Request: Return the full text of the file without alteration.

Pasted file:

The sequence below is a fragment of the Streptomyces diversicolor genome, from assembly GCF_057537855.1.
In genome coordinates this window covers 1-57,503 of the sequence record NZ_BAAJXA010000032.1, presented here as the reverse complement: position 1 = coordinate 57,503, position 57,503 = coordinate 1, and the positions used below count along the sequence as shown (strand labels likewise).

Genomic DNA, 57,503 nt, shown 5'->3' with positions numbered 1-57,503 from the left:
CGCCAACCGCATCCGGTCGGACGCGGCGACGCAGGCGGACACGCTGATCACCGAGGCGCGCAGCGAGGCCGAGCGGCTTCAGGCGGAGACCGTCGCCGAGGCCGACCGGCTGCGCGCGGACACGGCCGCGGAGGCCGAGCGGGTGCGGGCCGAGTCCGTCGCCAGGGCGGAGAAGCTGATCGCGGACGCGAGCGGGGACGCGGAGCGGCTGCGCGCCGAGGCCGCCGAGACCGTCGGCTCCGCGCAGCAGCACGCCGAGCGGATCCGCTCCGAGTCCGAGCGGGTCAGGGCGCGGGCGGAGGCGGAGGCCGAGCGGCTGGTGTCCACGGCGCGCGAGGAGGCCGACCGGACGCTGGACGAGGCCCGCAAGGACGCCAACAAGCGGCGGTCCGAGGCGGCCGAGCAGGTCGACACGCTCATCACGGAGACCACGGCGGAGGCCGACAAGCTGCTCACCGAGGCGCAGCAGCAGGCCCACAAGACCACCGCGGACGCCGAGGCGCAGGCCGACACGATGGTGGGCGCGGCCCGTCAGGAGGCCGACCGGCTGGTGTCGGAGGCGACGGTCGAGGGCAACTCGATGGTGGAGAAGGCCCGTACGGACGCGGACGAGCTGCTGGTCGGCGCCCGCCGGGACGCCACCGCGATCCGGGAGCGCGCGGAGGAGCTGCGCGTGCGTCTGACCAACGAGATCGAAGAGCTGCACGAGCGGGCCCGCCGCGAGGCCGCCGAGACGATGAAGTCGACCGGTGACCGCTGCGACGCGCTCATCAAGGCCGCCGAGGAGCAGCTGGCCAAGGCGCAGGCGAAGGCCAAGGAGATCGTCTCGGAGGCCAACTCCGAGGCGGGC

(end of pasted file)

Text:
The sequence below is a fragment of the Streptomyces diversicolor genome, from assembly GCF_057537855.1.
In genome coordinates this window covers 1-57,503 of the sequence record NZ_BAAJXA010000032.1, presented here as the reverse complement: position 1 = coordinate 57,503, position 57,503 = coordinate 1, and the positions used below count along the sequence as shown (strand labels likewise).

Genomic DNA, 57,503 nt, shown 5'->3' with positions numbered 1-57,503 from the left:
CGCCAACCGCATCCGGTCGGACGCGGCGACGCAGGCGGACACGCTGATCACCGAGGCGCGCAGCGAGGCCGAGCGGCTTCAGGCGGAGACCGTCGCCGAGGCCGACCGGCTGCGCGCGGACACGGCCGCGGAGGCCGAGCGGGTGCGGGCCGAGTCCGTCGCCAGGGCGGAGAAGCTGATCGCGGACGCGAGCGGGGACGCGGAGCGGCTGCGCGCCGAGGCCGCCGAGACCGTCGGCTCCGCGCAGCAGCACGCCGAGCGGATCCGCTCCGAGTCCGAGCGGGTCAGGGCGCGGGCGGAGGCGGAGGCCGAGCGGCTGGTGTCCACGGCGCGCGAGGAGGCCGACCGGACGCTGGACGAGGCCCGCAAGGACGCCAACAAGCGGCGGTCCGAGGCGGCCGAGCAGGTCGACACGCTCATCACGGAGACCACGGCGGAGGCCGACAAGCTGCTCACCGAGGCGCAGCAGCAGGCCCACAAGACCACCGCGGACGCCGAGGCGCAGGCCGACACGATGGTGGGCGCGGCCCGTCAGGAGGCCGACCGGCTGGTGTCGGAGGCGACGGTCGAGGGCAACTCGATGGTGGAGAAGGCCCGTACGGACGCGGACGAGCTGCTGGTCGGCGCCCGCCGGGACGCCACCGCGATCCGGGAGCGCGCGGAGGAGCTGCGCGTGCGTCTGACCAACGAGATCGAAGAGCTGCACGAGCGGGCCCGCCGCGAGGCCGCCGAGACGATGAAGTCGACCGGTGACCGCTGCGACGCGCTCATCAAGGCCGCCGAGGAGCAGCTGGCCAAGGCGCAGGCGAAGGCCAAGGAGATCGTCTCGGAGGCCAACTCCGAGGCGGGC